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Elimination of nearly 150 jobs at Vale a ‘punch in the stomach for Thompson’

Review of company’s Manitoba Operations results in 75 layoffs, 28 staff job cuts and 41 early retirements, Vale says
vale manitoba operations

Vale Manitoba Operations is down to about half as many employees in Thompson as it had three years ago after a comprehensive review of the division led to the elimination of 144 jobs.

Job losses resulting from review, announced back in June, when the company said it was losing $300,000 per day from its operations in Thompson, included 75 unionized hurly employees being laid off and another 25 taking early retirement packages, while 28 staff positions were eliminated and 16 staff employees opted for early retirement.

“These decisions have not been made lightly, and we recognize the significant impact they have on our employees, our businesses and the local community,” said Tara Ritchie of the company’s corporate and Indigenous affairs department in an Oct. 29 email. “These workforce adjustments represent one component of a larger plan to establish a new operating model that is structured and resourced to improve our health and safety outcomes, lower our unit costs and best meet our short- and long-term business needs. Vale is committed to safely transforming our operations and positioning us to secure the investment required to build future mines and grow our operations."

The reduction in hourly employees represents close to 20 per cent of the members of United Steelworkers Local 6166 who work for Vale – a total of 538 prior to the layoffs and retirements.

Union president Warren Luky says the layoffs, which affected workers with as much as 10 years seniority, and the retirements of unionized employees are a “real punch in the stomach” for Thompson. 

“It’s a pretty hard time in the plant,” Luky said Thursday. "All the people that were affected by layoffs, it’s horrible for them.”

In addition to the loss of jobs and the resulting loss of Thompson residents  – “I know we have hourly members moving out of town right now,” Luky says – the early retirees also take a lot of institutional knowledge out of Manitoba Operations with them.

Thompson MLA Danielle Adams asked Agriculture and Resource Development Minister Blaine Pedersen about the job cuts in the legislature Oct. 27, the day that hourly employees were informed of their layoffs by phone, something Luky felt was disrespectful.

“These workers need leadership that can develop jobs with a plan for the next 30 years to grow our northern communities and a plan for real investments for people in the north,” Adams said. “Why has the Pallister government abandoned the people of Thompson and the north?”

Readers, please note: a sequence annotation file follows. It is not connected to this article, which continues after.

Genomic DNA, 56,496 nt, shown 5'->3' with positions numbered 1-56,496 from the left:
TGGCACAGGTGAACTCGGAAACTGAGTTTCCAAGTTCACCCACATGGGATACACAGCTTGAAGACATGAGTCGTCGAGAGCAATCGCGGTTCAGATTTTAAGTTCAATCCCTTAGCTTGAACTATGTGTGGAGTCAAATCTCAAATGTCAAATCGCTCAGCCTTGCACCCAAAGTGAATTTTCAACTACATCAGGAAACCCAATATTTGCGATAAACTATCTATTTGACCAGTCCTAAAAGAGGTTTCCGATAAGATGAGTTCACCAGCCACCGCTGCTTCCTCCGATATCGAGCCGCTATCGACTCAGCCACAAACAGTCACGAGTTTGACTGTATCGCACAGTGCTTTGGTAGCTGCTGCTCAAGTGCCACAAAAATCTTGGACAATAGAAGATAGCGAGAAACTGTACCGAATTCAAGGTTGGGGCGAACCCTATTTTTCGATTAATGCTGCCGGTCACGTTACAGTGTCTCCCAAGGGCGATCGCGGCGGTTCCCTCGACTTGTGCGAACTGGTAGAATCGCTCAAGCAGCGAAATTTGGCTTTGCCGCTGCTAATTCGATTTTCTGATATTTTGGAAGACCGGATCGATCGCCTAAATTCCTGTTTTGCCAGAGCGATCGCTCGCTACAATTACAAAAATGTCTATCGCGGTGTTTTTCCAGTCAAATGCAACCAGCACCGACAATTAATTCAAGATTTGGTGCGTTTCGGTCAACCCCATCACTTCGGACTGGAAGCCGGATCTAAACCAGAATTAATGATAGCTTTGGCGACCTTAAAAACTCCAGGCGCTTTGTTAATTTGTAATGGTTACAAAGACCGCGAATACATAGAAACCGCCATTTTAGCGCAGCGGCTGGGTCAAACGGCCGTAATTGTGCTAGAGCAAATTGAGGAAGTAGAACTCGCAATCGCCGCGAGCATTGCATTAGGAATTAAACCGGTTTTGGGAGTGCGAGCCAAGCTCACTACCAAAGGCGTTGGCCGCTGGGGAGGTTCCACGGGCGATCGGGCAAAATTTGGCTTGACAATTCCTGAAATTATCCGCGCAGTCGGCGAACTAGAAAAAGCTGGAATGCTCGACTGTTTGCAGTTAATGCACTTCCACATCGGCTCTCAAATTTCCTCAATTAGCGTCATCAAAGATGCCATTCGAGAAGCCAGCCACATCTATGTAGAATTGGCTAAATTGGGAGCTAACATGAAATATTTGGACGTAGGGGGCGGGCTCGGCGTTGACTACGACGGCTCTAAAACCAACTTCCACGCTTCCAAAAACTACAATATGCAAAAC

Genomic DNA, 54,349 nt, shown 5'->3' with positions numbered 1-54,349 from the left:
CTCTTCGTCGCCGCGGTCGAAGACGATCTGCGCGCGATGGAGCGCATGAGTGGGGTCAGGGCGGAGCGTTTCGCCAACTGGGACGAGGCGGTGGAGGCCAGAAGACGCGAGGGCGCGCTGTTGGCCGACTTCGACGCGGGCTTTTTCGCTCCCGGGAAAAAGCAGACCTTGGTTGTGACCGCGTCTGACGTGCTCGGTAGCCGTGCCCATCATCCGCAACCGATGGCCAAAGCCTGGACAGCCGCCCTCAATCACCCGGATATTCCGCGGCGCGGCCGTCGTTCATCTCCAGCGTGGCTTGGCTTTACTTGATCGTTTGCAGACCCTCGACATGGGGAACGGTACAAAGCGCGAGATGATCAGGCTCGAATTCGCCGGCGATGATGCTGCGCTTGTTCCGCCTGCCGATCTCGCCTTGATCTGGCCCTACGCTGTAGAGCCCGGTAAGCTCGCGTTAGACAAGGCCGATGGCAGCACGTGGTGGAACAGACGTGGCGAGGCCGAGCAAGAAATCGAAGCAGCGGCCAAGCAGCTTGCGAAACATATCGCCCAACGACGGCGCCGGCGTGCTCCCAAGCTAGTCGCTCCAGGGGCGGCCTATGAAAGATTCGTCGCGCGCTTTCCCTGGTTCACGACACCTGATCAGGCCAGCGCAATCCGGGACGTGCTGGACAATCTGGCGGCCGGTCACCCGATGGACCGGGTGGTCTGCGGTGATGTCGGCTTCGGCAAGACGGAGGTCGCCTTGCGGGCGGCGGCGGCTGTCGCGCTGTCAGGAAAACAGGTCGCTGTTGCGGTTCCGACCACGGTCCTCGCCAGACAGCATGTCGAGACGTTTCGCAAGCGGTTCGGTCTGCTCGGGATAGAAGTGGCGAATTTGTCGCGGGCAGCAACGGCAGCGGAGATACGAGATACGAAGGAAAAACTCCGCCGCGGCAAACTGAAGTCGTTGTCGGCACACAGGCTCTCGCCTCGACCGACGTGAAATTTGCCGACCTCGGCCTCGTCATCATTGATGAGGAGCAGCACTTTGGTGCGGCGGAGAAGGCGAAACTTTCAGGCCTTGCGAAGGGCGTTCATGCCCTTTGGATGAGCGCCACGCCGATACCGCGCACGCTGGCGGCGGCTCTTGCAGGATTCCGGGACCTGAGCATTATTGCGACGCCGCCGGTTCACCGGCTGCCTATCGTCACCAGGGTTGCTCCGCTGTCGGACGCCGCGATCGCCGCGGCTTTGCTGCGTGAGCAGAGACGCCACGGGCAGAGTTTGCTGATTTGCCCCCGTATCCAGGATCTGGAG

Pedersen said the loss of jobs was unfortunate but that Vale was taking these steps to ensure a viable long-term future,.

“Vale has informed us too that in the long run they continue to extract mineral nickel out of Thompson,” said Pedersen. "In fact, what they are projecting is that currently they’re producing 900,000 tonnes of nickel concentrate per year. They expect in two to three years they will be up to 1.1 million tonnes, thereby making sure the mine is viable.”

The minister also said that mining in general is going well in Northern Manitoba, with Hudbay unable to hire enough people for their operations in Snow Lake and Rockcliff Resources  planning to develop three different mine sites near Highway 6.

Adams said the way mining operations in Thompson are being run is unacceptable.

“It’s clear that Vale is being run out of Sudbury,” she told the Thompson Citizen. “Vale is extracting the resources and we’re not seeing the benefit from it. We shouldn’t be having multinational companies extracting our resources and not supporting our local communities. The provincial government has left Thompson to fend for itself. It’s very clear that this government and Vale are not doing what is the best interest of Thompson.”

Luky said Workforce Adjustment Services are being offered to Vale employees who are losing their jobs, as they were in 2018, when the smelter and refinery permanently shut down, resulting in the loss of about 430 jobs at Vale over the course of the year after 120 jobs were lost at the end of 2017 when Birchtree Mine was placed into care and maintenance status. At the end of 2017 there were about 1,300 people working at Vale in Thompson. A year later it was 870. The latest job cuts bring it down to no more than about 725 workers.

Adams says in the midst of a global pandemic is not time for a company to be laying workers off, while Luky says it’s frustrating to union members who have lived through so much uncertainty about their futures over the last few years to be out of a job, especially when many experts are predicting that growth in electric vehicle sales and production will result in higher demand for nickel for batteries.

“Ironically we’re making the best, greenest nickel in the world and it’s exactly what Elon Musk is looking for now. As electric vehicles are coming, we have a product that will be sought after and we hope to be positioned in queue when that comes online.”

Workers also believe Vale is using contractors to do the jobs they used to.

“We do not have the full amount of contractors on site,” Luky says. “Our members really don’t understand. They’re very frustrated because they have been contributing to the company. They know their roles are still needed. They’re frustrated to see contractors coming into the plant while they’re being laid off. We just ask that they reach out to us if they have any questions. We’ll try to do the best we can with them.” 

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